Hey, if you want to hear one of the worst mandolin solos in recorded history, check out the egg John Duffey lays, beginning at the 1:10 mark on the Scene’s otherwise pristine recording of “If That’s the Way You Feel.” It starts okay, but by the 1:22 mark, things go horribly awry. Duffey must have wanted to leave it on there just to annoy the fastidious “Mr. Clean,” Mike Auldridge. Anyway, it ain’t the song’s fault. Ralph Stanley wrote it, and the Stanley Brothers sang it, but it was also heard in the D.C. area during the sets of the Country Gentlemen, Charlie Waller’s band that brilliantly expanded Washington bluegrass in the ‘60s (joined by future Scene-sters Duffey and Gray).
What we’re saying is that Washington history is as rich with genius-level roots music as it is with tricky politics. And the Birchmere was, for young Eric Brace and Peter Cooper, as vibrant and important a center for cultural learning as the Smithsonian. There, you could hear DC’s 1970s country-rock kings, the Rosslyn Mountain Boys, doing Joe Triplett’s crowd favorite “Been Awhile.” Rosslyn, by the way, is a soulless urban village in Northern Virginia. No mountains there. That was the gag, see?
Alice Gerrard wasn’t much for gags, at least in the songs she wrote. She favors the mournful, and revels in marrow-deep sorrow. In the early 1960s, she started playing folk music parties around Baltimore and Washington, in a duo with Hazel Dickens. The records she made with Dickens were inspirations to many, including Emmylou Harris. Gerrard recorded “Love Was the Price” with another D.C. inspiration, Mike Seeger, in 1980. Such a sad song of broken love, sung by a married couple who would soon divorce.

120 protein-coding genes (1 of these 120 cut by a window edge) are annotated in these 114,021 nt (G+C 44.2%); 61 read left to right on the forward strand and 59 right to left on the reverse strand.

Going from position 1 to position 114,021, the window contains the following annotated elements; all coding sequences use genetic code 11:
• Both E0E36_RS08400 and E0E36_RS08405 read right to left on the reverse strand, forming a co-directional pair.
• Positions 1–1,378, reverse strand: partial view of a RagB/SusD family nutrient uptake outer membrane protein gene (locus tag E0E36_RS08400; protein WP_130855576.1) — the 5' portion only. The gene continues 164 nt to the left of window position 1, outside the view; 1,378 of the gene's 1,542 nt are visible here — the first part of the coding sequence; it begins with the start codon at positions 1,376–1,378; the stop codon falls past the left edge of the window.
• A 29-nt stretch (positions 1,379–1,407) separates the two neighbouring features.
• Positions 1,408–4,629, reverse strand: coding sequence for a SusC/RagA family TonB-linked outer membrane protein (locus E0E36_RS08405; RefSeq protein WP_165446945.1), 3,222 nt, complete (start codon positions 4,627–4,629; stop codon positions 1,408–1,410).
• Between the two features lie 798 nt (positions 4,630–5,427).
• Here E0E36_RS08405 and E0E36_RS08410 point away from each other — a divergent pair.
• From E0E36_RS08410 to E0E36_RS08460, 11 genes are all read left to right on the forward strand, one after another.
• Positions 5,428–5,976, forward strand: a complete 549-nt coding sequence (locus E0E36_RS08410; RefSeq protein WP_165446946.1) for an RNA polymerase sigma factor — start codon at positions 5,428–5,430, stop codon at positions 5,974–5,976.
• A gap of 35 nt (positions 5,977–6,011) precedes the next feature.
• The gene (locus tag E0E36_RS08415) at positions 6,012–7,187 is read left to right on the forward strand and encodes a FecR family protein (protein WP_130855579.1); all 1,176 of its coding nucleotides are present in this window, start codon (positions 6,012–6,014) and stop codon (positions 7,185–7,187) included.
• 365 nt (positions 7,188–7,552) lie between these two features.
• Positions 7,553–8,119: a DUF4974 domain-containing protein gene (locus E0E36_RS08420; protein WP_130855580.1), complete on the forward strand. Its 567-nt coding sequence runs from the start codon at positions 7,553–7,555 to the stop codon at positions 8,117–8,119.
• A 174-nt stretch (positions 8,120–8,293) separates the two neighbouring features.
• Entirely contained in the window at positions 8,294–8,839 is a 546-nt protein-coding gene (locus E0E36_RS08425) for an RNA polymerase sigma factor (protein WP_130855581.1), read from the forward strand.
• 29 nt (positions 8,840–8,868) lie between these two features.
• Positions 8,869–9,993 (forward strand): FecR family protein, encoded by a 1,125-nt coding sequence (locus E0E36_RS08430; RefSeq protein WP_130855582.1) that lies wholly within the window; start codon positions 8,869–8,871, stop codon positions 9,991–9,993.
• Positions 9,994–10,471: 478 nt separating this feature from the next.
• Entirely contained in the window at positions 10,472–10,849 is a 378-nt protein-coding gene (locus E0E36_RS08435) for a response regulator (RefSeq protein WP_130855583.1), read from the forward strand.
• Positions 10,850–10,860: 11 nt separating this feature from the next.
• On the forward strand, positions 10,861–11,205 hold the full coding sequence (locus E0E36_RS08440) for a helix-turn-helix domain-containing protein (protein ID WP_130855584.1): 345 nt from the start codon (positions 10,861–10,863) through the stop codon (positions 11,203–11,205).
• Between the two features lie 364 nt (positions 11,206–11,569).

The C&O Canal sometimes gets called the “Grand Ole Ditch.” It runs along the mighty Potomac River, a short drive from the Fairfax County cemeteries where John Jackson dug perfectly squared-off graves. When he wasn’t digging graves, he was making music, in a signature finger-picking style. He recorded “Boat’s Up the River” on a 1965 Arhoolie Records album called Blues and Country Dance Tunes From Virginia, and he played it under the stairs at a row house party in southwest Washington one night in the 1980s, ignored by most everyone there, but not by Eric Brace. Jackson played it at the Birchmere, too, on several Saturday nights. Then he rested on Sunday, and rose Monday morning in the blue-black Virginia dawn, to go dig permanent homes for impermanent souls.
Anyway, you could sit there and see him. And hear him. We did, like we saw the Seldom Scene, and Chapin, and a bunch more. And what we saw and heard changed us in ways that seem fortuitous and crucial.
We dedicate this album to all of what we saw and heard, and to the Birchmere, and the Red Fox Inn, and Gallagher’s, and the Cellar Door, and the Tiffany Tavern, and the house party stairwell, and Bluegrass Unlimited, and the kindness of strangers, and the brilliance of friends. And most of all, to John Duffey’s bowling shirt.
Eric Brace & Peter Cooper
East Nashville, TN